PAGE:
The 15th also marked the introduction of a new weapon by the American forces and one which struck terror in the hearts of even the most hardened enemy soldier. Shortly after noon a large area in the vicinity of YA8702 suddenly erupted with hundreds of thunderous explosions that moved across the ground like a giant carpet being unrolled. The B-52 bombers had struck. For the next five days the big bombers systematically worked over large areas of the Chu Pong Massif.
- Why Pleime, chapter VI:
For five consecutive days, from 15 to 19 November, the giant B52 bombers had flown a total of 96 sorties. One after the other, the areas of the Chu Pong massif - each of 20 square miles - underwent a systematic earthquake spreading from West to East. VC bunkers and trenches which so far had resisted the strikes by tactical aircraft and artillery began to score direct hits by the 750-pound bombs. The heavy canopy of the jungle ceased to be effective in both concealment and cover. The "back door" into Cambodia was closed and to escape, the VC remnants were reduced to utilize the narrow valley of the Ia Drang.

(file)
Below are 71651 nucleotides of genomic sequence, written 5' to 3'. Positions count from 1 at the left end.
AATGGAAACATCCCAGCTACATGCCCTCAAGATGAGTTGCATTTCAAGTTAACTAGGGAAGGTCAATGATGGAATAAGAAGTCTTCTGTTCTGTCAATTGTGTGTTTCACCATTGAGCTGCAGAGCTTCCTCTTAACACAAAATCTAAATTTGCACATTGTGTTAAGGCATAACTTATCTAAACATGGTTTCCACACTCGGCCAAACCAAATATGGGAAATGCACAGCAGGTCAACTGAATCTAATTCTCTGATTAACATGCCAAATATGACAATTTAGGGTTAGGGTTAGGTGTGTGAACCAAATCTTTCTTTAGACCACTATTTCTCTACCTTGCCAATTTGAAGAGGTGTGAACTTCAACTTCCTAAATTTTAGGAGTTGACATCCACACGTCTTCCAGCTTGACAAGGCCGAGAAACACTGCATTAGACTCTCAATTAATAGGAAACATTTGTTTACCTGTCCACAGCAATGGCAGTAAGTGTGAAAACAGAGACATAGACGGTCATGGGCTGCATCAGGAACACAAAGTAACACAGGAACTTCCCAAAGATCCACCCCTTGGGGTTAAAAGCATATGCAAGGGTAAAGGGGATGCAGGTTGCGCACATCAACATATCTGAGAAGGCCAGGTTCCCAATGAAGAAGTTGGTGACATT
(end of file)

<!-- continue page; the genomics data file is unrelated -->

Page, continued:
11/15/65 at 10:30H: MAVC J3 (Gen DePuy) Gen DePuy called Col Barrow and asked if Arc Light had been cleared with Commanding General II Corps. Col Barrow replied yes, Commanding General II Corps has approved Arc Light. Target area approved by Col Barrow and Col McCord. Also Gen DePuy wanted to know if the elem of 1st Cav had received the 151600H restriction on not going west of YA grid line. Col Barrow informed Gen De Puy that the 1st Cav had acknowledged receipt of the restriction and would comply. Gen DePuy personally changed target configuration.